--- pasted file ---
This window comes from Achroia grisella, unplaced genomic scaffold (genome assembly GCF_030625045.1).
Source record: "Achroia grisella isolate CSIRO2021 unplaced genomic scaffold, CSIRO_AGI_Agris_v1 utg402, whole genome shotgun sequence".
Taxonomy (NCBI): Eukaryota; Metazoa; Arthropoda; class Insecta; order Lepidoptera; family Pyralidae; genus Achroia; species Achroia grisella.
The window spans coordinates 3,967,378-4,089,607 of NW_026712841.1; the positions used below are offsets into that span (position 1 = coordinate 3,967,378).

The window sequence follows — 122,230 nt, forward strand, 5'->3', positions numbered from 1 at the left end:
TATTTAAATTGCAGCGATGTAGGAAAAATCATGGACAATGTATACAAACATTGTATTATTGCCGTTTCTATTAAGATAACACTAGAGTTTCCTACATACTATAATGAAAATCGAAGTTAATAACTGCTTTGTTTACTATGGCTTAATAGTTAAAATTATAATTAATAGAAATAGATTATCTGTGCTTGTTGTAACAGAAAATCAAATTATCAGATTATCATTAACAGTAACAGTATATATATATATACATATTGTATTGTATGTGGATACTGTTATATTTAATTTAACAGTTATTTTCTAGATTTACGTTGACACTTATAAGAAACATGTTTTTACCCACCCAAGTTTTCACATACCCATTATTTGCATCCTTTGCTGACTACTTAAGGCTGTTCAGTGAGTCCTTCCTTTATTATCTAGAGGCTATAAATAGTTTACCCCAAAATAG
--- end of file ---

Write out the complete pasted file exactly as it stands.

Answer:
This window comes from Achroia grisella, unplaced genomic scaffold (genome assembly GCF_030625045.1).
Source record: "Achroia grisella isolate CSIRO2021 unplaced genomic scaffold, CSIRO_AGI_Agris_v1 utg402, whole genome shotgun sequence".
Taxonomy (NCBI): Eukaryota; Metazoa; Arthropoda; class Insecta; order Lepidoptera; family Pyralidae; genus Achroia; species Achroia grisella.
The window spans coordinates 3,967,378-4,089,607 of NW_026712841.1; the positions used below are offsets into that span (position 1 = coordinate 3,967,378).

The window sequence follows — 122,230 nt, forward strand, 5'->3', positions numbered from 1 at the left end:
TATTTAAATTGCAGCGATGTAGGAAAAATCATGGACAATGTATACAAACATTGTATTATTGCCGTTTCTATTAAGATAACACTAGAGTTTCCTACATACTATAATGAAAATCGAAGTTAATAACTGCTTTGTTTACTATGGCTTAATAGTTAAAATTATAATTAATAGAAATAGATTATCTGTGCTTGTTGTAACAGAAAATCAAATTATCAGATTATCATTAACAGTAACAGTATATATATATATACATATTGTATTGTATGTGGATACTGTTATATTTAATTTAACAGTTATTTTCTAGATTTACGTTGACACTTATAAGAAACATGTTTTTACCCACCCAAGTTTTCACATACCCATTATTTGCATCCTTTGCTGACTACTTAAGGCTGTTCAGTGAGTCCTTCCTTTATTATCTAGAGGCTATAAATAGTTTACCCCAAAATAG